Steve Snyder, professor of Japanese studies, is the sole English language translator for Japanese novelist Yoko Ogawa.

MIDDLEBURY, Vt. – Steve Snyder, dean of the Language Schools and vice president for academic affairs, has translated numerous books from Japanese into English, but Yoko Ogawa’s The Memory Police has been the most critically acclaimed. The novel is the first he’s worked on to make the 2019 National Book Award shortlist for translated literature, a category reinstated last year after a long hiatus. The book is one of five finalists on the list. It is also the fifth book by Ogawa, a well-known and prolific Japanese author, to be translated into English with Snyder as her sole translator.

Critics have embraced the novel. In its September 12 list of “10 New Books We Recommend This Week,” the New York Times called The Memory Police an “elegantly spare dystopian fable.” Wired magazine named The Memory Police its book of the month for August and said the book “truly feels like a portrait of today.” The Washington Post’s reviewer said, “Ogawa finds new ways to express old anxieties about authoritarianism, environmental depredation and humanity’s willingness to be complicit in its own demise.” In a profile of the author, Snyder himself told the New York Times, “There is a naturalness to what she writes, so it never feels forced… . Her narrative seems to be flowing from a source that’s hard to identify.”

In the Q&A below, Snyder, who recently took a trip to Tokyo, shared his thoughts on what it is like work with Ogawa, why her book is relevant now, and how he has time to do his “day job” and translate literature.

What have you liked most about working on The Memory Police?
I enjoyed the change it provided from day-to-day duties and the challenge of finding an English idiom for Yoko Ogawa’s inimitable style in Japanese.

The Memory Police was first
published in Japan in 1994.

Why is the topic of her book relevant right now?
Though The Memory Police was written in 1994 and is Yoko Ogawa’s response to earlier forms of totalitarianism, the novel resonates with our era of growing state surveillance, “fake news,” and a government with a tenuous relationship to facts and reality. The book is set on a small island, where objects disappear, including boats and photographs, and then police wipe the memories of these objects from the minds of the citizens. The time lag between the original Japanese and the English translation was due largely to the vagaries of the publishing industry and my own schedule, but it turned out to be uncannily fortuitous.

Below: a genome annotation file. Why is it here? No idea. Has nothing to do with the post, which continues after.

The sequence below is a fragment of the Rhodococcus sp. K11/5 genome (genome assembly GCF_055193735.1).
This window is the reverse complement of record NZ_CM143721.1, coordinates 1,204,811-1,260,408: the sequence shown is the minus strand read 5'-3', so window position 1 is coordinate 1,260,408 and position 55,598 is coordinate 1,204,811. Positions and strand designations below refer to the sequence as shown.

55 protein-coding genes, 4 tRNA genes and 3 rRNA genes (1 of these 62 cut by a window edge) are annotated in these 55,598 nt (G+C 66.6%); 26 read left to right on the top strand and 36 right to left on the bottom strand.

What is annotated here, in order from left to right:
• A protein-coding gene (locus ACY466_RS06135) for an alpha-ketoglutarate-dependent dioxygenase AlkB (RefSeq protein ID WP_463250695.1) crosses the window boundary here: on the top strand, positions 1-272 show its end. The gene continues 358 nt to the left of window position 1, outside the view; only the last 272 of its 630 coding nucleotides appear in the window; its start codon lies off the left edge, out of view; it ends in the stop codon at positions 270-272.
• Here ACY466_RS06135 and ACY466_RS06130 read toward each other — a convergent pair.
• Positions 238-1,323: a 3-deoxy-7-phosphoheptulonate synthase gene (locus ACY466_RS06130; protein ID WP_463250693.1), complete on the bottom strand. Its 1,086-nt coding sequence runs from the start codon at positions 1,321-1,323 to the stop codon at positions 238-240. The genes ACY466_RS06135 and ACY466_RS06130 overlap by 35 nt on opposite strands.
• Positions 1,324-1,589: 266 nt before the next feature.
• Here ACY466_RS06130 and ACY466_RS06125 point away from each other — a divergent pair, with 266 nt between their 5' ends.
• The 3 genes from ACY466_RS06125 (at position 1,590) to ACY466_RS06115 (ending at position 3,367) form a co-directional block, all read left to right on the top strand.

What is it like to work with Yoko Ogawa?
She is an extremely warm and generous person, and she has always supported the choices I’ve made about which books to translate (she has more than 30 in Japanese), the order in which to translate them (which has not corresponded to their order of publication in Japanese, for a variety of reasons), and how to translate them. We don’t communicate generally during the translation process, but we get together to celebrate when something comes out and to discuss the next project, which is in part why I’m in Tokyo now.

Will you go to the announcement ceremony?
In September the National Book Foundation announced that The Memory Police was one of 10 books to make the longlist for the National Book Award for translated literature. This was wonderful news, but now it’s even more exciting because, as of October 8, the novel has made the shortlist, so I will probably go to the announcement ceremony. One of the five books on the shortlist will win the award.

It seems unusual for a translator of a book to be interviewed along with the author, as you were for the NYT profile of her. Is that true?
Unusual, perhaps but not unheard of. Well-known translators such as Michael Hoffman or Edith Grossman are interviewed frequently. Motoko Rich, the New York Times Tokyo bureau chief who wrote the profile, is very well informed and connected and regularly consults academics and others as background for her stories.

How long have you been translating Japanese literature?
A bit over 30 years.

How do you manage to do the translation work and your job as dean of the Language Schools?
I’m lucky to work in the Language Schools with the most amazing group of people anyone could imagine. They make my job, including some time to translate every week, not just possible but a huge pleasure. Also, a publisher’s deadline can be a great motivating force.